Loss of calories in developing children is not good, this equates with a mal-nourished state of nutrient depletion. If you introduce any dietary change in your kid’s meal repertoire then it should be done whilst providing healthy alternatives without restricting calories. Calorie restriction is often not desirable unless warranted specifically for overweight issues.
Avoid junk food
The standard North American diet often involves meals that contain are 60% carbohydrate. Junk foods are fast carbohydrates that are either high in simple sugars, fat/grease, or flour (e.g. baked/farinaceous goods). Junk food is also highly processed and often contains dyes, preservatives and/or other additives. Often we see less expensive pre-packed kid’s snackers that are quite unhealthy. Note that making a big deal of occasional junk food can backfire so it’s often best to introduce alternatives where possible but to allow sweets occasionally; healthy moderation is the key and we have to trust that our kids will make the right decisions. Fat or grease in junk food may be tolerated to some degree in kids with fast metabolisms. Higher protein meals can be a big factor in limiting junk food consumption as sweet cravings are quite often curbed after switching to protein.
Practical Principles to Keep in Mind
Focus on healthy alternatives to junk food
If you clear all junk food from the house you make the move to control what your kid’s put in their mouths, but this must be done whilst providing equal and opposite healthy nutritious snack alternatives. If the focus is on wholesome snacks alternatives that are fun, you will have more success. Small bags of potato chips (without gluten ingredients), whole grain crackers (gluten/dairy–free), or cookies (gluten/dairy–free) are OK in moderation. Also, having a ready supply of nuts and fruit (raspberries/strawberries/raisins/grapes/sliced fruit/blueberries) can be ideal for lunch snacks; everyday availability and repetition of nutritious snacks is the best tactic here.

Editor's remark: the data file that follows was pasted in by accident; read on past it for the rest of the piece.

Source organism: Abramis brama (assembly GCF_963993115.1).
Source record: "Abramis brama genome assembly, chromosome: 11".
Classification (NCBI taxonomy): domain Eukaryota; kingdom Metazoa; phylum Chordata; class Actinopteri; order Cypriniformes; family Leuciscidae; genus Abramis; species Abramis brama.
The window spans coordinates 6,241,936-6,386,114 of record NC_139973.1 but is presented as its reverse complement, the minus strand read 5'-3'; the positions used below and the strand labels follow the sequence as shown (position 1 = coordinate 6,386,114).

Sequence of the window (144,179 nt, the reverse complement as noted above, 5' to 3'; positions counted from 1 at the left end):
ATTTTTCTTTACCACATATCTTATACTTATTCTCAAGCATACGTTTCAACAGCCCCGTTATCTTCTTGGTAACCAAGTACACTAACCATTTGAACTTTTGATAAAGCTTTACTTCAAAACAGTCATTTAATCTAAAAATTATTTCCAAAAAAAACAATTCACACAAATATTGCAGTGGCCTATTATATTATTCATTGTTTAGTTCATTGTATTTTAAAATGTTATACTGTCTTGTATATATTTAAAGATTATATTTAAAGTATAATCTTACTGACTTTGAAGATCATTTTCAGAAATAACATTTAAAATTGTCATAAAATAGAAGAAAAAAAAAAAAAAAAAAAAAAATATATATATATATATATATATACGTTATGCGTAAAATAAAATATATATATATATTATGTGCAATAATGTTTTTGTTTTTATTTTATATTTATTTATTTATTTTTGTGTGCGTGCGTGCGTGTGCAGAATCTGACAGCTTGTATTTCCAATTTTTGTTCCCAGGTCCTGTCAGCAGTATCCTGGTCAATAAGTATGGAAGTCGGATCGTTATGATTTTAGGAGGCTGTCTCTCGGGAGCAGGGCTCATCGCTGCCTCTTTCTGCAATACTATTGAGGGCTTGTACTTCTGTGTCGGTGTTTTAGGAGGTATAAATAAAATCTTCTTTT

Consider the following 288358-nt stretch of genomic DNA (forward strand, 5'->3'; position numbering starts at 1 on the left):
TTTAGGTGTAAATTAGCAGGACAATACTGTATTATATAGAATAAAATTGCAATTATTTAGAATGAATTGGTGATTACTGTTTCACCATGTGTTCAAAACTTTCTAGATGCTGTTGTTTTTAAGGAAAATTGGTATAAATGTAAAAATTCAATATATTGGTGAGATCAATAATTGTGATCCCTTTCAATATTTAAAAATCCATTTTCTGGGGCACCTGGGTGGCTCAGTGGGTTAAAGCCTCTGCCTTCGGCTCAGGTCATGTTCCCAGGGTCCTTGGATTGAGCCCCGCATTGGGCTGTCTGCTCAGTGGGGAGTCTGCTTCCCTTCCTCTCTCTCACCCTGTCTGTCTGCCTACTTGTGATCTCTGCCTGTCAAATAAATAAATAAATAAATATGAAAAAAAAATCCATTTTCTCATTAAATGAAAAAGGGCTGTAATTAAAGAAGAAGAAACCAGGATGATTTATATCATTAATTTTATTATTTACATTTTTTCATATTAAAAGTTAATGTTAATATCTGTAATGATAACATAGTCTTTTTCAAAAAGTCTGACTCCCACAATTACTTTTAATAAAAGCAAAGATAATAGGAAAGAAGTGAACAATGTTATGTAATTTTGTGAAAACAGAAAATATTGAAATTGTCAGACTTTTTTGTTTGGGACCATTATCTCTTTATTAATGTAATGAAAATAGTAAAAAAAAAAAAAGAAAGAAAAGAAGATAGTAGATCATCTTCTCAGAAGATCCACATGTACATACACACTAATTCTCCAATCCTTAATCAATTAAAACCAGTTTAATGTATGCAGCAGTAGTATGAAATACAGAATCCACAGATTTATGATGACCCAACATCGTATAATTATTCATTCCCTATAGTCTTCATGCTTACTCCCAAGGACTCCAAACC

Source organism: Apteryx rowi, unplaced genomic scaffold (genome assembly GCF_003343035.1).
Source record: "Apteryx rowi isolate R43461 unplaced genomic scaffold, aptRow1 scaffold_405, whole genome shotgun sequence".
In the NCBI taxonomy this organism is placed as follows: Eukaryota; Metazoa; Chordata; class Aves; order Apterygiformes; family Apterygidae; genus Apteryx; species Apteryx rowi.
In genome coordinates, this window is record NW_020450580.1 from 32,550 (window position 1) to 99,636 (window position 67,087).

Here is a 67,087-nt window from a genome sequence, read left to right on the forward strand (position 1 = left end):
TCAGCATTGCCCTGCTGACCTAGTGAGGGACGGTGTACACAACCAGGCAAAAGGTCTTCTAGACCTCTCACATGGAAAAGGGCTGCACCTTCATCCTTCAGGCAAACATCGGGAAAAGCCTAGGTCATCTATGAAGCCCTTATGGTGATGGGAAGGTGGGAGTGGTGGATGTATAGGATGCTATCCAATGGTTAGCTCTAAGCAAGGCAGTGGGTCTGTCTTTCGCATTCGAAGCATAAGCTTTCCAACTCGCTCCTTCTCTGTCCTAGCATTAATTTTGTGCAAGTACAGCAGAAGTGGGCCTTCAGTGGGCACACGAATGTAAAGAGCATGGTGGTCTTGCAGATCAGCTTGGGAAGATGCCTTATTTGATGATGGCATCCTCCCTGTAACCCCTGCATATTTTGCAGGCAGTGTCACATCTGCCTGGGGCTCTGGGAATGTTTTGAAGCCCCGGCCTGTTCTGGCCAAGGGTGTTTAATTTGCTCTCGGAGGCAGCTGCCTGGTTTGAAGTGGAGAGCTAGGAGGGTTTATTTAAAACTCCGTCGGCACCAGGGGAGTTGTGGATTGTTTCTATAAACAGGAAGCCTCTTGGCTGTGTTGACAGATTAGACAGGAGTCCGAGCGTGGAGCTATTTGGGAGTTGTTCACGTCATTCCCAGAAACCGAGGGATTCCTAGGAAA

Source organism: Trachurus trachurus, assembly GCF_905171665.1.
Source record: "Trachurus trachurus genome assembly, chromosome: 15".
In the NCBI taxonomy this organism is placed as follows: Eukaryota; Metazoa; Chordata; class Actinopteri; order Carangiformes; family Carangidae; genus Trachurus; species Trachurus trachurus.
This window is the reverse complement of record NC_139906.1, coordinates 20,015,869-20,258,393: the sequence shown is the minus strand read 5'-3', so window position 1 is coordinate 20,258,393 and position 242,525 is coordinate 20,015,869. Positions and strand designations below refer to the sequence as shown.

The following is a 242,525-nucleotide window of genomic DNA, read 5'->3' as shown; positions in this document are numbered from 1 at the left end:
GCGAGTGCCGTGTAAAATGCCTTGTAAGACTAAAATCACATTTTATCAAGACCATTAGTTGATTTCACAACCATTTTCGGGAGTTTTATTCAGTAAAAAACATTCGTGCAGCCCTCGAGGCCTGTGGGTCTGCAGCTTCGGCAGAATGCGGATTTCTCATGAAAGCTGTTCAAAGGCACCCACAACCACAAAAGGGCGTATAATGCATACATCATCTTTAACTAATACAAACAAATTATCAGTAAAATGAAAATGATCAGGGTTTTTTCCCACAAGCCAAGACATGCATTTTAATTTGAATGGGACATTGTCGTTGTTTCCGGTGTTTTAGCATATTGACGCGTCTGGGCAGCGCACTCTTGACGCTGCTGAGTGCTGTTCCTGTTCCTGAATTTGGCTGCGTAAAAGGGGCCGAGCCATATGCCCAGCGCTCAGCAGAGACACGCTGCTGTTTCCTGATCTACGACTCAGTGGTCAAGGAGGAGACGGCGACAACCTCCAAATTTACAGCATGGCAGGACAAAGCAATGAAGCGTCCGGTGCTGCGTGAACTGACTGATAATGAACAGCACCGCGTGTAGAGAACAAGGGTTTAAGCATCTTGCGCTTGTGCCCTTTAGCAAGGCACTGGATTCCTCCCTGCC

With time, the goal is that our kids develop healthy awareness of the effect of food on their physical and mental state — junk food, cane sugar, gluten, dairy, chemicals, preservatives, synthetic dyes, etcetera often have negative consequences that take time for kids to recognize. Elimination-reintroduction techniques can help build immune awareness.
Prepare a 2 Week Schedule
Many Mom’s comment that kids get bored if they eat the same thing every week so it’s best to have a ready 2 week arsenal of meal choices. Imagine having a list of 14 dinner, 14 lunch, 14 breakfast, and 14 snack options at the ready. Cross-over of recipes will allow you to use many of the ingredients of one recipe for another. Shopping with a 2 week plan in mind will provide variety and better guarantee kid compliance. Under this scenario, fresh food items may need to be purchased as needed but the main scaffold of ingredients that store well can be purchased in advance. Shopping for specific meal recipes is also less costly and avoids waste.
Make the most of your weekends
Take the time on the weekend to shop and prepare meals in advance so they can be stored and used as needed throughout the week. For example, prepare soups and casseroles on Sunday. Prepare cut vegetables and fruits, and ready your salad greens.